The Japan-Korea relationship, already strained by the ‘comfort women’ controversy, faces new challenges after a Korean court ruled in favor of workers coerced to work for Nippon Steel during Japan’s 35-year occupation of Korea.
Japan resists further demands for compensation or new apologies related to its colonialism and war in Asia. It views the 1965 Treaty on Basic Relations between Japan and the Republic of Korea as having settled all controversies. But controversies continue to spring back up time and time again.
In 2015, Japan arrived at agreement with Korea on a plan to compensate Korea and its few remaining ‘comfort women’ with 1 billion yen (US$8 million) in exchange for “permanently” settling the issue. But after the Korean government refused to remove statues of ‘comfort women’ set up outside the Japanese diplomatic offices in Seoul and Busan, Japan threatened to withhold the money.
Korea’s new president Moon Jae-in threatened to try to renegotiate the ‘comfort women’ agreement, as he (and a majority of Koreans) opposed it. He felt it did not account for the wishes of the living former sex slaves and that Japan hadn’t apologizes forcefully enough. Japan, for its part, feels that Korea is always moving the goalposts.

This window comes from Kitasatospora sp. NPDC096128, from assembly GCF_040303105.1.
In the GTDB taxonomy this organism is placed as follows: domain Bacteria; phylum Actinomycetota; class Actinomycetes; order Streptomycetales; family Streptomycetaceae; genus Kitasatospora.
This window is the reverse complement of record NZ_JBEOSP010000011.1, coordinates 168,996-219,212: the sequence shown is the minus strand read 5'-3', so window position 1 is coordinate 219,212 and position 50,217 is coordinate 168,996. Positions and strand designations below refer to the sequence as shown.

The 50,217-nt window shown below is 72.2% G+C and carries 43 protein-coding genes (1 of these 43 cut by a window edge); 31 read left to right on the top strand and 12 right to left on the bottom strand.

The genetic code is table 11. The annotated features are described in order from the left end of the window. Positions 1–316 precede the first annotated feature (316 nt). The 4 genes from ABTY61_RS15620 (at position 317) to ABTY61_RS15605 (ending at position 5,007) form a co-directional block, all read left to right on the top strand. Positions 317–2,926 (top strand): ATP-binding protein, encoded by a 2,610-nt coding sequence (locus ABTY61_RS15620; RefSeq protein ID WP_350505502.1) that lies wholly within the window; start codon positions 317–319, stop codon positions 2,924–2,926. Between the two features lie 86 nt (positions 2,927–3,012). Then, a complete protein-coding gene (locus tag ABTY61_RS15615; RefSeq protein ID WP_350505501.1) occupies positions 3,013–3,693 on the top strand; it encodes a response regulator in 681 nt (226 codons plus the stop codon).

Earlier in October, Japan did not participate in an international naval review held in Korea after Korea demanded that Japan’s navy remove its ‘Rising Sun’ flag. Japan had participated in fleet reviews before with that flag–the same flag it flew during World War II–but Korea apparently raised the issue strenuously this time because anti-Japan sentiment has been running high in recent years.
The ruling by Korea’s Supreme Court came 13 years after the case was first filed in Korean courts. The claimants, who were forced to work in the Japanese steel industry and had compensation withheld, originally filed in Japan, but their case was dismissed by Japanese courts in 1997 on the grounds that the 1965 treaty addressed compensation.
The treaty’s terms on individual compensation were limited, causing it to be unpopular in Korea, but it did call for Japan to provide $800 million to Korea in economic development. Japan provided that much and much more in additional investment and aid. Japan’s aid and investment was important, but not sufficient, for Korea’s development during the 1960’s and 70’s. (Ironically, many Koreans even resent Japan for sometimes trying to take too much credit for Korea’s development.)